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Corporate matchmakers
Do you fit in the recruiter's puzzle?


Financial Post
Wednesday, November 29, 2006
Philip Quinn

According to top Canadian executive recruiters, while there is a shortage of talented senior executives in the marketplace, a call from a recruiter may or may not result in a dream assignment for you, depending on what questions you ask.

The most important question probably is whether the recruiter is working on a contingency basis (paid after filling the position) or on retainer, namely where the recruiter is paid a fee up front.

"There's thousands and thousands of so-called executive recruiters out there in the marketplace," says Jay Rosenzweig, of the Toronto-based executive recruiters Rosenzweig & Company. "It's not difficult to hang up your shingle but it's very difficult to break into the retainer world and establish the kind of credibility such that you're able to charge up front to do a particular assignment typically on an exclusive basis."

If the recruiter has not been retained, and is working on a contingency basis, it's possible he or she is only on a fishing expedition.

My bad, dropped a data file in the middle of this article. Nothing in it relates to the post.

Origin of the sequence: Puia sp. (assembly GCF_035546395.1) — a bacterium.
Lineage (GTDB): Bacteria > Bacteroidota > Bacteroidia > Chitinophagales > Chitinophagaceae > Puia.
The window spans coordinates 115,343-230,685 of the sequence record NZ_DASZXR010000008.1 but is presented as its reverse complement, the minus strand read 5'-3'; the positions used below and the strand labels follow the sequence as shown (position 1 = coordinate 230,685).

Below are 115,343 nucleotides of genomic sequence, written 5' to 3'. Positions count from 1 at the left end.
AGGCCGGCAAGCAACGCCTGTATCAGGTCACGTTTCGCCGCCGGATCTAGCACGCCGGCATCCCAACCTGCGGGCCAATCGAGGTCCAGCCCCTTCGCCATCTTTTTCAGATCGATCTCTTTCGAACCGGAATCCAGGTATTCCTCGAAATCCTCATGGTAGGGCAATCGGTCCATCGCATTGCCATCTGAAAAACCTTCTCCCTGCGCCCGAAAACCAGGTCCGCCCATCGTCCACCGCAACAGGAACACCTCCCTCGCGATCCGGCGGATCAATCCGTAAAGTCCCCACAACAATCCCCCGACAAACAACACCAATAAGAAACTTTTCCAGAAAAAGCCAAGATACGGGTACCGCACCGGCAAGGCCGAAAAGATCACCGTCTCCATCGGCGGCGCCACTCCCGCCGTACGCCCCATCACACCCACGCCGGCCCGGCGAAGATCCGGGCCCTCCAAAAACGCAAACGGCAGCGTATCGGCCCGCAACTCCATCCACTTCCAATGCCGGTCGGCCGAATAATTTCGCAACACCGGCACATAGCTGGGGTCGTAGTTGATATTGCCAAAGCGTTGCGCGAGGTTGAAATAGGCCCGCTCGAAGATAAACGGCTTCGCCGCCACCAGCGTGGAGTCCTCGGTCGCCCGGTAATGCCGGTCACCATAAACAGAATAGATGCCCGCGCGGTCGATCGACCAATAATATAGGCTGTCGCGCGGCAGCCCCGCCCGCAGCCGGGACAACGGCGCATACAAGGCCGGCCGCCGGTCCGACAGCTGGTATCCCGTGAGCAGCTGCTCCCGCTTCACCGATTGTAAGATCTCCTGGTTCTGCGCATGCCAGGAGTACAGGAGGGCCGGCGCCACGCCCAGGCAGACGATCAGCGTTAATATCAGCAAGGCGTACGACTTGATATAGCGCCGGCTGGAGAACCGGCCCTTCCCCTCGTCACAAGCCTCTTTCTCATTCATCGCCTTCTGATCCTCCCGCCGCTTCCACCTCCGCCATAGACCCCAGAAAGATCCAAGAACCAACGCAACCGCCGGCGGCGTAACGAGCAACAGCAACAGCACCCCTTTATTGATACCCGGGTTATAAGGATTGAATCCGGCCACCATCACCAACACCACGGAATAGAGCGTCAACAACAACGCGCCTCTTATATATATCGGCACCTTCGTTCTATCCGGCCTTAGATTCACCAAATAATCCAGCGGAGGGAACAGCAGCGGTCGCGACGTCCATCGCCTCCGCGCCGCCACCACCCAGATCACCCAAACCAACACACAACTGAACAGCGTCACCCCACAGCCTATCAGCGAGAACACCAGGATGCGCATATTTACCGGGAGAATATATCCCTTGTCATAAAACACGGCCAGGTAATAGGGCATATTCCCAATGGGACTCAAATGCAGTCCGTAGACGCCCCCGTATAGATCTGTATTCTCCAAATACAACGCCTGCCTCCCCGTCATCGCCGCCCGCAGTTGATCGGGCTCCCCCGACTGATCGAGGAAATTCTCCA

"I know of someone who went through the entire exercise only to find there wasn't an actual job," says Jill Couillard, president of Staffing Strategists Alberta. "So the other question you want to ask the executive recruiter is the name of the client. The only time we would not be able to tell you that is when it is a confidential search."

A confidential search could arise when a company decides that a current senior executive needs to be replaced. The recruiter will attempt to provide as much information as possible to the potential candidate during the initial contact.

"[In that case] I can give you a position profile that will outline what this company is all about, and what the position entails," Ms. Couillard says. "If this generic position is of interest to you then come in for an interview and I will then get permission from my client ahead of time to tell you who it is."

Executives often want to know the reasons behind a recruiter specifically contacting them for a particular job opening..

"More times than not, I'll be able to say, that so and so, suggested that I call you because of the following relevance you bring to the assignment," says Mr. Rosenzweig.

Sometimes, the executive is unfamiliar with the name of the recruiter or his company.

"Ask for references; I'm happy to do that anytime," says David Kinley, CEO, Kinley & Connelly, a recruitment firm in Toronto and Silicon Valley.

"If I were an executive at a firm and Dave Kinley was calling and I didn't recognize his name or his firm, I'd say, 'do you have the name of a couple of people you've placed that I could call to find out what it is like to work with you'."

Of course, candidates want to know where the job is located and what their job title and compensation will be.

"I think people should look at the role rather than the title because I think title is so misleading these days," explains Mr. Kinley. "If they're saying they won't take it unless it's a senior vice-president type [title] I may say to myself, that doesn't seem like they're the kind of person that I want to place. I like it when candidates ask what the job requires to get done."